On the way back, I took day trains and spent some time in Austria (St Anton turns out to be a very good place to break a journey from south Switzerland to Prague, both in terms of being "in the middle" of the trip, while also being a very pleasant town). Rather than going to Vienna, I changed at Linz. Unfortunately, the line was still out of service, so it was a bus over the border to Rybník and then the train up to Prague. Again, I didn't see the places along the way except from through the train window. Worse, the bus means I missed out on the bit of line south of Rybník!

In autumn, I headed to Plzeň, starting off from Prague's Smichov station, which is walking distance from home. That's the same station I used for heading to Beroun; indeed, the first stretch of the line is the very same as the one I took to Beroun.

Plzeň gave Pilsner beer its name, and the brewery does tours that culminate in tasting the unfiltered, unpasteurized version of the beer. For fans of both railways and beer, they can offer this wagon:

The craft beer scene also appears alive and well, with the Beer Factory microbrewery making some decidedly tasty beer that goes well with their very filling burger. Away from the food and beer, Plzeň is a very pleasant city, and this park was beautiful in autumn:

Plzeň station is a grand building, both outside:

And inside:

Finally, in winter, I made a trip up to the Sweden for work reasons, taking a break in Hamburg along the way. I used the very comfortable Prague to Hamburg train for this trip; while there, I managed to snap a photo of such a service arriving into Hamburg (Czech carriages, but by this point with German locomotives):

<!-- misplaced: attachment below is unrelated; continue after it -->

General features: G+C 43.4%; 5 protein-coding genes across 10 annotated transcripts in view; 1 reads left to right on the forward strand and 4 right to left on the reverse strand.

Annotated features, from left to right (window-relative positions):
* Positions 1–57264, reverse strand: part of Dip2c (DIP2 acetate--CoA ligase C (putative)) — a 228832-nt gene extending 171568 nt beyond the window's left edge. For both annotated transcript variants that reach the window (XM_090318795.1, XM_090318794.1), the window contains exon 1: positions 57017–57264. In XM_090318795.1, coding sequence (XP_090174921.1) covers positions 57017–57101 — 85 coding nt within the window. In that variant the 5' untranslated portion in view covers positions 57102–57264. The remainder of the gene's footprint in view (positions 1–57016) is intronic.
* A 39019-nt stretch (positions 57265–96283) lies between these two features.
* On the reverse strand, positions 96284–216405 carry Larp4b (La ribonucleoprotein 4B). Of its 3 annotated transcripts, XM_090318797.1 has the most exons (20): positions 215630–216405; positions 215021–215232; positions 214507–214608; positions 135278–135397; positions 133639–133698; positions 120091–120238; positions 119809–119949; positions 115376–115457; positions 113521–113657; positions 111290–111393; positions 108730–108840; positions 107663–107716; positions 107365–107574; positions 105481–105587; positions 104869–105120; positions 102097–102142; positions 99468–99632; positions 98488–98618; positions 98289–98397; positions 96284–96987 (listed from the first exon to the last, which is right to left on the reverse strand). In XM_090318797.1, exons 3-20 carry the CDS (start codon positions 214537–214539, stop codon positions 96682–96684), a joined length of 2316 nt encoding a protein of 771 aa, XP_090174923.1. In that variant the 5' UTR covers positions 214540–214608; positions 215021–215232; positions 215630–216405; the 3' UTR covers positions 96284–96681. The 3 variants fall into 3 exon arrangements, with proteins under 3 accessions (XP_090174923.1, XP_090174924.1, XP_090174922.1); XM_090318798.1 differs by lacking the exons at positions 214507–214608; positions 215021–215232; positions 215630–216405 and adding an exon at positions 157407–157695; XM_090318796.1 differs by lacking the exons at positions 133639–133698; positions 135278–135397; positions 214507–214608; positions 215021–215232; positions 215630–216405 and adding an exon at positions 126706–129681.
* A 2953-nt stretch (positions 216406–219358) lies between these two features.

That trip got me the line north from Prague up to the border, with Děčín being the border station on the Czech side and Bad Schandau on the German side. Again, it feels like a slight cheat in that I didn't see any of the places along the way - but it counts, and I'll be sure to vist them in the future! And that was 2017.


2018 is the first year where I know I'm going to try to cover the entire Czech railway network, and so can start to plan accordingly. The year is young, but as early as January I've already got my first couple of extra lines in!

The first trip of the year was to Kladno, a town not so far from Prague. I suspect some amount of its population commute to Prague for work, given it's not much over 30 minutes trip on the fastest train/route. But on my way there, I picked the scenic route instead. That started out from Prague's Masarykovo station. It was my first visit to this station, and - with it being named for the first president of an independent Czechoslovakia - it felt fitting to visit it in 2018, 100 years since Czechoslovakia was founded. I had some moments before my train to track down the memorial to Masaryk in the station.

Translation: Praha Masaryk Station, the oldest railway station in Prague, built in the years 1844-1845, was on the 8th of March 1990 renamed for President T. G. Masaryk.

I took the train in the direction of Kralupy nad Vltavou (Kralupy upon Vltava). The comfortable "City Elephant" train runs next to the Vltava river for much of the way (views are on the right).